AMY GOODMAN: I wanted to move back to the United States, to the issue of the Republican Party and what you see happening there, the Republican establishment fiercely opposed to the presumptive nominee. I don’t know if we’ve ever seen anything like this, although that could be changing. Can you talk about the significance—I mean, you have Sheldon Adelson, who is now saying he will pour, what, tens of millions of dollars into Donald Trump. You have the Koch brothers—I think it was Charles Koch saying he could possibly see supporting Hillary Clinton, if that were the choice, with Donald Trump. What is happening?
NOAM CHOMSKY: Well, first of all, the phenomenon that we’ve just seen is an extreme version of something that’s been going on just for years in the Republican primaries. Take a look back at the preceding ones. Every time a candidate came up from the base—Bachmann, McCain, Santorum, Huckabee, one crazier than the other—every time one rose from the base, the Republican establishment sought to beat them down and get their own—get their own man—you know, Romney. And they succeeded, until this year. This year the same thing happened, and they didn’t succeed. The pressure from the base was too great for them to beat it back. Now, that’s the disaster that the Republican establishment sees. But the phenomenon goes way back. And it has roots. It’s kind of like jihadis: You have to ask about the roots.
What are the roots? The Republican—both political parties have shifted to the right during the neoliberal period—the period, you know, since Reagan, goes back to late Carter, escalated under Reagan—during this period, which has been a period of stagnation and decline for much of the population in many ways—wages, benefits, security and so on—along with enormous wealth concentrated in a tiny fraction of the population, mostly financial institutions, which are—have a dubious, if not harmful, role on the economy. This has been going on for a generation. And while this has been happening, there’s a kind of a vicious cycle. You have more concentration of wealth, concentration of political power, legislation to increase concentration of wealth and power, and so on, that while that’s been going on, much of the population has simply been cast aside. The white working class is bitter and angry, for lots of reasons, including these. The minority populations were hit very hard by the Clinton destruction of the welfare system and the incarceration rules. They still tend to support the Democrats, but tepidly, because the alternative is worse, and they’re taking a kind of pragmatic stand.
But while the parties have shifted to—but the parties have shifted so far to the right that the—today’s mainstream Democrats are pretty much what used to be called moderate Republicans. Now, the Republicans are just off the spectrum. They have been correctly described by leading conservative commentators, like Norman Ornstein and Thomas Mann, as just what they call a radical insurgency, which has abandoned parliamentary politics. And they don’t even try to conceal it. Like as soon as Obama was elected, Mitch McConnell said, pretty much straight out, "We have only one policy: make the country ungovernable, and then maybe we can somehow get power again." That’s just off the spectrum.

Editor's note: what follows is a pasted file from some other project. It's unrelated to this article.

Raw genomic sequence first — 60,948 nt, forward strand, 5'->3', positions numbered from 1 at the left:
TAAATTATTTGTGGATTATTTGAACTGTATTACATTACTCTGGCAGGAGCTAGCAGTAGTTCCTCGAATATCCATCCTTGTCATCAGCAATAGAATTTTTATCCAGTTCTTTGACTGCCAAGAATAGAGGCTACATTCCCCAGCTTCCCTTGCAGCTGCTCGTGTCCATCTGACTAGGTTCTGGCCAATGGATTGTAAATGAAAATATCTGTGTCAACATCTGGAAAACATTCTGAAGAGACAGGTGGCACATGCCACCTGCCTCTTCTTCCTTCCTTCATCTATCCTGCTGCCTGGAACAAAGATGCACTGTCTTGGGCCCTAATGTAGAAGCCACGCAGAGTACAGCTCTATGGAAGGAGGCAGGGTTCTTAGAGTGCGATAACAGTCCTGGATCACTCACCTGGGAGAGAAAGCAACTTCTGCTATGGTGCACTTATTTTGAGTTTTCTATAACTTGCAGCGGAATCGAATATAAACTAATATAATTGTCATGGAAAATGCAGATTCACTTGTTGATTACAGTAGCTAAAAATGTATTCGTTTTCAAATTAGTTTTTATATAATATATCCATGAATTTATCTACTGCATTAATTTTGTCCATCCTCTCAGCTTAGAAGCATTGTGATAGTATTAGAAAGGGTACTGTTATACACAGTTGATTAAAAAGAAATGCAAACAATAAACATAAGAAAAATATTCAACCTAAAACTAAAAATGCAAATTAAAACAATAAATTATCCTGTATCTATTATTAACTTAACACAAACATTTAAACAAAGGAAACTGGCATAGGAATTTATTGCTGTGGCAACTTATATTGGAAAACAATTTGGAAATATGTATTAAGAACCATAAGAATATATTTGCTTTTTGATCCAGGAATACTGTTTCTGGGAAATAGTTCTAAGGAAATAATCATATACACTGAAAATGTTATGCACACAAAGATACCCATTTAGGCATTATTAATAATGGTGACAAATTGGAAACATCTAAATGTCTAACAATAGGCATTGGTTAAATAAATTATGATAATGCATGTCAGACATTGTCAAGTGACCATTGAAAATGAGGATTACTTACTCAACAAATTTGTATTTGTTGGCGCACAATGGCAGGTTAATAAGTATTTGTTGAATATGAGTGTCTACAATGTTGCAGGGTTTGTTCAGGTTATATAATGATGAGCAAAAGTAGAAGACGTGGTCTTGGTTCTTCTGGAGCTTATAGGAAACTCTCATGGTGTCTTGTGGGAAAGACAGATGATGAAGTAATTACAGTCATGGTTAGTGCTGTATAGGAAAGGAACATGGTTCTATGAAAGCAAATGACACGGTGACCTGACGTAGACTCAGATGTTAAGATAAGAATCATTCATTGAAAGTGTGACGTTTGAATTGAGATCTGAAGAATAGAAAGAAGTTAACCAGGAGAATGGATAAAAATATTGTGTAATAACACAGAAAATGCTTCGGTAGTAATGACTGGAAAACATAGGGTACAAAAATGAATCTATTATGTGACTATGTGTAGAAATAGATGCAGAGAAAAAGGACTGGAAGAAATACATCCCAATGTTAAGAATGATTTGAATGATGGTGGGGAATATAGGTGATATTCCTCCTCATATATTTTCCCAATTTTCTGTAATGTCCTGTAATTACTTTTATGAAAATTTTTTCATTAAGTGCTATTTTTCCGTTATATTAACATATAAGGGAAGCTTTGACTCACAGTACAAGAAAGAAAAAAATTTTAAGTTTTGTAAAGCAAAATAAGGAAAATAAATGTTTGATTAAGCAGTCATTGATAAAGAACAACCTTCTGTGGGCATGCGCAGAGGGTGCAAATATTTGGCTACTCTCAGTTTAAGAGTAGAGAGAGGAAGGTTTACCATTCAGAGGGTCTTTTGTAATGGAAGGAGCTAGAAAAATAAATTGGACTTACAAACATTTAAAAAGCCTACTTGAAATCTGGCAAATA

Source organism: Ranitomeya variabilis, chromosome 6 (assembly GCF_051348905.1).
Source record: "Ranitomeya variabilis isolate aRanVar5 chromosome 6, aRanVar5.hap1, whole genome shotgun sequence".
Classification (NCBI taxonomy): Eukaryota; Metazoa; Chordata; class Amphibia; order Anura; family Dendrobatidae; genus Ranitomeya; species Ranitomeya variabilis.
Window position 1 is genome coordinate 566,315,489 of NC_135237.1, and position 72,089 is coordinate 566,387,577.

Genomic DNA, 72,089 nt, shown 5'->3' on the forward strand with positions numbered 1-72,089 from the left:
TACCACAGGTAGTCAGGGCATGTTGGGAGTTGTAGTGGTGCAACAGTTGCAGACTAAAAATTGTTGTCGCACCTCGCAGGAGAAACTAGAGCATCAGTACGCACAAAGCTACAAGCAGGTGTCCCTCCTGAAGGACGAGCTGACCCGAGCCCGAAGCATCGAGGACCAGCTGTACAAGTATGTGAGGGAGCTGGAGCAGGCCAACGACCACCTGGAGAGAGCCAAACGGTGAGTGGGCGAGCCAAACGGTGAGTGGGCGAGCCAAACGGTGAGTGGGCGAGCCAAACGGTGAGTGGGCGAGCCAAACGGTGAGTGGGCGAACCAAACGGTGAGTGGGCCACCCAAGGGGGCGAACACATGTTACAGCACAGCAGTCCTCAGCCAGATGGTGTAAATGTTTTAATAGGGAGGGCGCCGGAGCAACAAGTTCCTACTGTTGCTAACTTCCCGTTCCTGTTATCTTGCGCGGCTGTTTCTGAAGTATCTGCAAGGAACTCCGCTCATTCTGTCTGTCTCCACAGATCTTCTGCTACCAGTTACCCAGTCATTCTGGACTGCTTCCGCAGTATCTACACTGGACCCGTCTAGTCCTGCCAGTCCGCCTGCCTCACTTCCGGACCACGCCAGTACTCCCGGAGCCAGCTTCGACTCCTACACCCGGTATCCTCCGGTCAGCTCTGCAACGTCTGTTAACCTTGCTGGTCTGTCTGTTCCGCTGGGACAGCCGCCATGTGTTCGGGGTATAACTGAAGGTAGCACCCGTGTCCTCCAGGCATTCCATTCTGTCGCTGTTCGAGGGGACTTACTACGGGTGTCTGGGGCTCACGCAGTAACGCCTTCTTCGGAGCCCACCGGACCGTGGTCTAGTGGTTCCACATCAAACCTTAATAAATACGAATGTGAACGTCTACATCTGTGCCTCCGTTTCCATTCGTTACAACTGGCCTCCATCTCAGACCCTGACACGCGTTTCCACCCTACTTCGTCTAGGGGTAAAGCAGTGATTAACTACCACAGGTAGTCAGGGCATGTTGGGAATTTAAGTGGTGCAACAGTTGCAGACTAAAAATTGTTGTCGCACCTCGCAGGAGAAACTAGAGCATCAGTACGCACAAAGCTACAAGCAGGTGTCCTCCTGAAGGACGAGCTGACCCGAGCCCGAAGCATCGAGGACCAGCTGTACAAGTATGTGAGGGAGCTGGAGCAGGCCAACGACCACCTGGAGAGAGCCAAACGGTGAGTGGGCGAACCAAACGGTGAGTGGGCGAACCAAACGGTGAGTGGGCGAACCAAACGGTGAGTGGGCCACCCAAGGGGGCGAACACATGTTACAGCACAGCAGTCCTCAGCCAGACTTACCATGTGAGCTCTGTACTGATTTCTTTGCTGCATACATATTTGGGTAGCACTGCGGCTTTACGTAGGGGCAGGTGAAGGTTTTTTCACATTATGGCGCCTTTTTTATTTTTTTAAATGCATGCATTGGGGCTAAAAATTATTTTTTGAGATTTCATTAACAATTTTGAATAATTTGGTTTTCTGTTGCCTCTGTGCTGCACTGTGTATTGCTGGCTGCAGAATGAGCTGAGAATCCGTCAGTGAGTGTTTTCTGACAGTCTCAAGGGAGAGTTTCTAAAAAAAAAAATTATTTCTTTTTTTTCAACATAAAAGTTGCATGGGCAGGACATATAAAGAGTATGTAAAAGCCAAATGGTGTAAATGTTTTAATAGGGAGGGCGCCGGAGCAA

Now, the actual policies of the Republicans, whether it’s Paul Ryan or Donald Trump, to the extent that he’s coherent, Ted Cruz, you pick him, or the establishment, is basically enrich and empower the very rich and the very powerful and the corporate sector. You cannot get votes that way. So therefore the Republicans have been compelled to turn to sectors of the population that can be mobilized and organized on other grounds, kind of trying to put to the side the actual policies, hoping, the establishment hopes, that the white working class will be mobilized to vote for their bitter class enemies, who want to shaft them in every way, by appealing to something else, like so-called social conservatism—you know, abortion rights, racism, nationalism and so on. And to some extent, that’s happened. That’s the kind of thing that Fritz Stern was referring to in the article that I mentioned about Germany’s collapse, this descent into barbarism. So what you have is a voting base consisting of evangelical Christians, ultranationalists, racists, disaffected, angry, white working-class sectors that have been hit very hard, that are—you know, not by Third World standards, but by First World standards, we even have the remarkable phenomenon of an increase in mortality among these sectors, that just doesn’t happen in developed societies. All of that is a voting base. It does produce candidates who terrify the corporate, wealthy, elite establishment. In the past, they’ve been able to beat them down. This time they aren’t doing it. And that’s what’s happening to the so-called Republican Party.
We should recognize—if we were honest, we would say something that sounds utterly shocking and no doubt will be taken out of context and lead to hysteria on the part of the usual suspects, but the fact of the matter is that today’s Republican Party qualify as candidates for the most dangerous organization in human history. Literally. Just take their position on the two major issues that face us: climate change, nuclear war. On climate change, it’s not even debatable. They’re saying, "Let’s race to the precipice. Let’s make sure that our grandchildren have the worst possible life." On nuclear war, they’re calling for increased militarization. It’s already way too high, more than half the discretionary budget. "Let’s shoot it up." They cut back other resources by cutting back taxes on the rich, so there’s nothing left. There’s been nothing this—literally, this dangerous, if you think about it, to the species, really, ever. We should face that.